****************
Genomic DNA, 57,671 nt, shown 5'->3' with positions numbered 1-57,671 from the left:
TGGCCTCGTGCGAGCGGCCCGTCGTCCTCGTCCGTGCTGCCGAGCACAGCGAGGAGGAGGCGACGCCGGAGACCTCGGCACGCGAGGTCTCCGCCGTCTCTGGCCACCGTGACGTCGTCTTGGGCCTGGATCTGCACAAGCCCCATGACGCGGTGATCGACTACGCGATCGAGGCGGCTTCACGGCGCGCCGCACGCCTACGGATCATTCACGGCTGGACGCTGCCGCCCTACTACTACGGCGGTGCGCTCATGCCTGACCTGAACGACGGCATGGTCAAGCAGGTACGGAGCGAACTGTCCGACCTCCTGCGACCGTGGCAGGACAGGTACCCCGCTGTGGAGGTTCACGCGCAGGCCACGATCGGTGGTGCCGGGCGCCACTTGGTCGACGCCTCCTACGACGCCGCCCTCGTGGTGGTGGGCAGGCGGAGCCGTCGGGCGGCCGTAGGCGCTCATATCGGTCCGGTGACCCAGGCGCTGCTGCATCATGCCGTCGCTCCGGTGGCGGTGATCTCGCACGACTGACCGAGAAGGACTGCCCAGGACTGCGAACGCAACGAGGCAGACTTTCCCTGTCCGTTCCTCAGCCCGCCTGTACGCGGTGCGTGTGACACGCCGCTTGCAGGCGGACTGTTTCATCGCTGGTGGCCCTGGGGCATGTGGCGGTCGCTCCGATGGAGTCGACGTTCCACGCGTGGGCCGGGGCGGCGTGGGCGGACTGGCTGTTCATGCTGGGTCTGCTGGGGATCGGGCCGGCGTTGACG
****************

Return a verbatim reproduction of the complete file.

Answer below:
Genomic DNA, 57,671 nt, shown 5'->3' with positions numbered 1-57,671 from the left:
TGGCCTCGTGCGAGCGGCCCGTCGTCCTCGTCCGTGCTGCCGAGCACAGCGAGGAGGAGGCGACGCCGGAGACCTCGGCACGCGAGGTCTCCGCCGTCTCTGGCCACCGTGACGTCGTCTTGGGCCTGGATCTGCACAAGCCCCATGACGCGGTGATCGACTACGCGATCGAGGCGGCTTCACGGCGCGCCGCACGCCTACGGATCATTCACGGCTGGACGCTGCCGCCCTACTACTACGGCGGTGCGCTCATGCCTGACCTGAACGACGGCATGGTCAAGCAGGTACGGAGCGAACTGTCCGACCTCCTGCGACCGTGGCAGGACAGGTACCCCGCTGTGGAGGTTCACGCGCAGGCCACGATCGGTGGTGCCGGGCGCCACTTGGTCGACGCCTCCTACGACGCCGCCCTCGTGGTGGTGGGCAGGCGGAGCCGTCGGGCGGCCGTAGGCGCTCATATCGGTCCGGTGACCCAGGCGCTGCTGCATCATGCCGTCGCTCCGGTGGCGGTGATCTCGCACGACTGACCGAGAAGGACTGCCCAGGACTGCGAACGCAACGAGGCAGACTTTCCCTGTCCGTTCCTCAGCCCGCCTGTACGCGGTGCGTGTGACACGCCGCTTGCAGGCGGACTGTTTCATCGCTGGTGGCCCTGGGGCATGTGGCGGTCGCTCCGATGGAGTCGACGTTCCACGCGTGGGCCGGGGCGGCGTGGGCGGACTGGCTGTTCATGCTGGGTCTGCTGGGGATCGGGCCGGCGTTGACG